Bouncing Bow at all Tempi

  • To control a slow bounce bow stroke, accelerate, and transition to a fast bounce, sautillé (hop or jump in French).
  • Experiment with all of these interrelated factors until you have the sound you want: how high or low is the bounce, how flat or steep is the arc of the stroke, how long or short is your desired sound?
  • The louder you play, the closer to the string and the longer the bow hair must contact the string. Bouncing the bow, particularly at fast tempi, does not work near the bridge (even in forte passages.)
  • For sautillé, full hair helps the bow to bounce.
  • Many fine players do the sautillé bounce as a wrist and finger stroke. This works well at faster tempi, though in my experience, it is more difficult to control varying speeds. This technique is not discussed in this lesson.
  • Find the bounce point for a slow bounce in the lower part of the bow.  The motion is a whole arm swing that comes from the “ball and socket” shoulder joint each time the bow brushes the string. Your wrist and fingers provide subtlety and sensitivity to the whole arm motion by sensing and responding to the feel of the string.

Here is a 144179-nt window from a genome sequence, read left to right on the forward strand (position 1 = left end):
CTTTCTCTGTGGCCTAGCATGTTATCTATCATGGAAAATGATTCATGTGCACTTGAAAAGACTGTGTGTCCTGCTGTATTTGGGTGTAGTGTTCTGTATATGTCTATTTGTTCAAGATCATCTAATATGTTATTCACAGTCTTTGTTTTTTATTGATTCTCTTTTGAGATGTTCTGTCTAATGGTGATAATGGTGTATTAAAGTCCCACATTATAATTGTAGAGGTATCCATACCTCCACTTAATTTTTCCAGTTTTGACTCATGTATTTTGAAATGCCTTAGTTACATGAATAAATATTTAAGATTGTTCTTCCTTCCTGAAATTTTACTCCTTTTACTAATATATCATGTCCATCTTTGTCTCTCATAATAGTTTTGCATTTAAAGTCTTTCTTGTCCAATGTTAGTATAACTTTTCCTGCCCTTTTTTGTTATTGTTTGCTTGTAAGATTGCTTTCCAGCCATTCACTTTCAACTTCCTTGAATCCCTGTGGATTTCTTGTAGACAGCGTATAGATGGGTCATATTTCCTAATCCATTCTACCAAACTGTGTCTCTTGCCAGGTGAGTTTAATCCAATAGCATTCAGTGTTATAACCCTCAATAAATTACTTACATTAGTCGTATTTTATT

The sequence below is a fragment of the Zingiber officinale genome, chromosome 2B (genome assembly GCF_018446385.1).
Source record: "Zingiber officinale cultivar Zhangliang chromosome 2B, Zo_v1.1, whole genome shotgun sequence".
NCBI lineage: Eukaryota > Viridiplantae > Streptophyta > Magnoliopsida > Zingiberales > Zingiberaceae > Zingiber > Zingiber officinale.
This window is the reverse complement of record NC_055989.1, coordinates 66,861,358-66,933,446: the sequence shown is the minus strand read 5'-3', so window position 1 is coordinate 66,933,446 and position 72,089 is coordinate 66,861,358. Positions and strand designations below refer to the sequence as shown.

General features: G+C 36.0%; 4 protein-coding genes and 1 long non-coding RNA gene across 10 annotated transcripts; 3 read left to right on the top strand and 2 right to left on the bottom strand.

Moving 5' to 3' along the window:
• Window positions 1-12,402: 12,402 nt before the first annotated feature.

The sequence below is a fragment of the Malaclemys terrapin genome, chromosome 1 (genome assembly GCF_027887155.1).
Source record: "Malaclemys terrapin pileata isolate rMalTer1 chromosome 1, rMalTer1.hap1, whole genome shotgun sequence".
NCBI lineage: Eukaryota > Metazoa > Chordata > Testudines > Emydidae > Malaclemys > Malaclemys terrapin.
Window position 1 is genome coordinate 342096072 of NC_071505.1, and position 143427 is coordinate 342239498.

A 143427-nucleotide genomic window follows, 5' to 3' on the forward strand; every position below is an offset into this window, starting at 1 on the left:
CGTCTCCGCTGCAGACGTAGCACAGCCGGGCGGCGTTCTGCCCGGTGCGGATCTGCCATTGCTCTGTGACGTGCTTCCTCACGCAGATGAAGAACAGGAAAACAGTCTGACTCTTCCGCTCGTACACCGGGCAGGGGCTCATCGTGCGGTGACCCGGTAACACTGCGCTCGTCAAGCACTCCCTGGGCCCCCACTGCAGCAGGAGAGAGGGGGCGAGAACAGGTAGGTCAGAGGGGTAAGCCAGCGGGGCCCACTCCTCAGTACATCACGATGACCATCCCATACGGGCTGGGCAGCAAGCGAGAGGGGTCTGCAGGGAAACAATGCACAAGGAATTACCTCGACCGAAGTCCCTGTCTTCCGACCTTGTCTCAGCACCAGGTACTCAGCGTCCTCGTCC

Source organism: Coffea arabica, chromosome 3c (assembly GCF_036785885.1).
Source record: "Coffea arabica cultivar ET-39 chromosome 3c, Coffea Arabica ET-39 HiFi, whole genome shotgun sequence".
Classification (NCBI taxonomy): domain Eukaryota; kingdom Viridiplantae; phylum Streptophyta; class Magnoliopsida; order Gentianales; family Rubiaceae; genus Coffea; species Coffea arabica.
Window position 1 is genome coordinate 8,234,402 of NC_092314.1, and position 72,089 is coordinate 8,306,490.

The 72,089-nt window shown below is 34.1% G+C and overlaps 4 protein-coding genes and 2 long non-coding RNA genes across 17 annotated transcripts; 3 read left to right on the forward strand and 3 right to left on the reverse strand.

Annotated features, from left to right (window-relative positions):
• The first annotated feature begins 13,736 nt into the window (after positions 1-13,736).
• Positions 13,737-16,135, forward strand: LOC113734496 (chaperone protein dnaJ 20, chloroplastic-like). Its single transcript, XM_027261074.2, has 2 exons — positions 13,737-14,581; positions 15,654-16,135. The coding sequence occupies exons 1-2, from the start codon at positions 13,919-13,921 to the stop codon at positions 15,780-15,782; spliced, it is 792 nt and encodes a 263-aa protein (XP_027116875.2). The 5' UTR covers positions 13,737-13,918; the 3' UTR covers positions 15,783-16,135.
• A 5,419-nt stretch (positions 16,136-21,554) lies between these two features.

• The bounce point for fast bouncing sautillé is in the middle of the bow; find the area where the stick has its greatest spring and elasticity. The sautillé stroke comes not from your shoulder but from your forearm.
  • An overly tight grip in sautillé causes a stiff wrist, and usually blocks the springing action. Too loose a bow hold makes a floppy, uneven motion. Over-pressing the index finger can also block the spring.
  • Match the sound of your up-bows and down-bows. Listen for the same quality of attack and release, and match the note lengths and the volume. Avoid down-bows sounding longer, heavier and louder.
  • Listen for even rhythmic spacing between the notes. Avoid the up-bow coming early, too close to the down-bow.


Sautillé needs enough downward weight to activate the springiness of the bow stick and set the rebound in motion — Like a bouncing ball, throw it down – it will come up by itself. Paul Katz

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